Hannah Waddingham: All 'Home for Christmas' performers have music in their bones

"Hannah Waddingham: Home For Christmas" premieres Wednesday on Apple TV+. Photo courtesy of Apple TV+
1 of 4 | "Hannah Waddingham: Home For Christmas" premieres Wednesday on Apple TV+. Photo courtesy of Apple TV+

NEW YORK, Nov. 22 (UPI) -- Actress and singer Hannah Waddingham says her new Apple TV+ holiday program, Hannah Waddingham: Home For Christmas, showcases the skills she honed in West End productions, as well as on her TV comedy series, Ted Lasso.

Recorded in May at the London Coliseum in front of a live audience and premiering Wednesday, the 45-minute musical special features Waddingham at her elegant best, backed by a full orchestra.


Luke Evans and Leslie Odom Jr. are among the guest stars. There are others, but Waddingham and Apple are keeping their under wraps until air time.

"It needed to be on stage to have that part of my life very present, joining the newest part of my life that people know me for, and [Apple said] straight away: 'We're in! Let's do it! What do you want it to look like? What do you want it to sound like?'" Waddingham, a producer on the program, told reporters in a recent virtual press conference.


"They've been absolutely amazing bedfellows and I couldn't be more proud. I don't usually toot my own horn, but I am so proud of this special."

Waddingham was given the freedom to choose songs she felt best suited her range as a performer and the festive spirit of the occasion, which she describes as filled with "old-school joy and positivity."

"I wanted to find songs where I could do what I like doing with songs and pick songs that are very famous, but kind of reinvent them in my own way," she said.

"I love that the artists I have joining me aren't just famous singers. They are musicians, and that was the prerequisite for me. Everyone on that stage has music in their bones, and I think that is very obvious."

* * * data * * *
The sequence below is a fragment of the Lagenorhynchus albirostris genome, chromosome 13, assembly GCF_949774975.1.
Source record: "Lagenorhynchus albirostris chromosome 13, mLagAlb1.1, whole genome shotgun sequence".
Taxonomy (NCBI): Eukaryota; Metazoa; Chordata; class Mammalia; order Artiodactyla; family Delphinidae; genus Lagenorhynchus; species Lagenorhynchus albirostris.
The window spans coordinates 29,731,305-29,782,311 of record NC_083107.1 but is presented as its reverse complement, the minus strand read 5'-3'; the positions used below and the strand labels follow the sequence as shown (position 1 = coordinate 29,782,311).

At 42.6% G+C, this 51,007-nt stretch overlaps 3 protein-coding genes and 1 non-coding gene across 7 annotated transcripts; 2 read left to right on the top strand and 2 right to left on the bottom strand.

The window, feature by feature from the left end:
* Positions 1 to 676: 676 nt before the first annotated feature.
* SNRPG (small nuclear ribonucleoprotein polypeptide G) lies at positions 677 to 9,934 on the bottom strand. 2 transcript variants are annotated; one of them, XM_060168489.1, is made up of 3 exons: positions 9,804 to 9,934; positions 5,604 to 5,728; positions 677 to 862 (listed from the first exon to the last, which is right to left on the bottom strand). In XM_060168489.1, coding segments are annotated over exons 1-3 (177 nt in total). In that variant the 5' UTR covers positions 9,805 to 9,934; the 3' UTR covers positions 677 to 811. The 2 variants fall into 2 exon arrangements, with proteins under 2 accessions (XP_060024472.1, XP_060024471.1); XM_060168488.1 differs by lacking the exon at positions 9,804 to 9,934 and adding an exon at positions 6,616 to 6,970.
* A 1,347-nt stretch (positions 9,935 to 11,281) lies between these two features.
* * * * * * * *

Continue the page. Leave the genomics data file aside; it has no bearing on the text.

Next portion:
It was important to Waddingham to prove to viewers that she had bona fide musical theater chops and this wasn't simply a vanity project.

"The biggest thing for me is the psychology of the audience," she said.

"I need to let them know that I know what I'm doing, that the band knows what they're doing, that the backup vocalists know what they're doing," she added.


"You need to come out, slap everyone about the face -- metaphorically speaking -- with the first song. Slap them around the face with the second song, and then they know where they are. They can kick their shoes off and go, 'She's got this!'"

The point is for everyone to feel involved and have a good time, said said, adding, "I just wanted people to feel relaxed and happy and taken on a journey."

This venue was the only one Waddingham wanted to use for the show because it has great meaning to her and her family. As a child, Waddingham watched her mother, opera singer Melodie Kelly, perform there.

"For this one, for my first foray into this meeting of theater and TV together, it had to be where it also started for me, which was sitting as a little girl ... watching the English National Opera with my mum singing on that stage as a mezzo soprano," Waddingham said, adding that opera choristers from Kelly's era are also featured in the show.

She said her favorite moment in the special was singing "O, Holy Night" while her own daughter and mother were in the audience.

"My daughter was 8 when we shot this and she was sitting in the box where I sat from the age of 8 is kind of weird. That she was 8, sitting there and observing with her little spirit and her little heart, seeing her mummy standing there when I had sat there and watched my mummy," Waddingham said.


The entertainer didn't know if Kelly would be able to make the performance because she had Parkinson's disease.

"It was a big deal for me to get her there in her wheelchair and my father, who had quintuple heart surgery, while I was filming Season 3 of Ted Lasso," she said.

"If I never did anything again, this special would be my greatest achievement."

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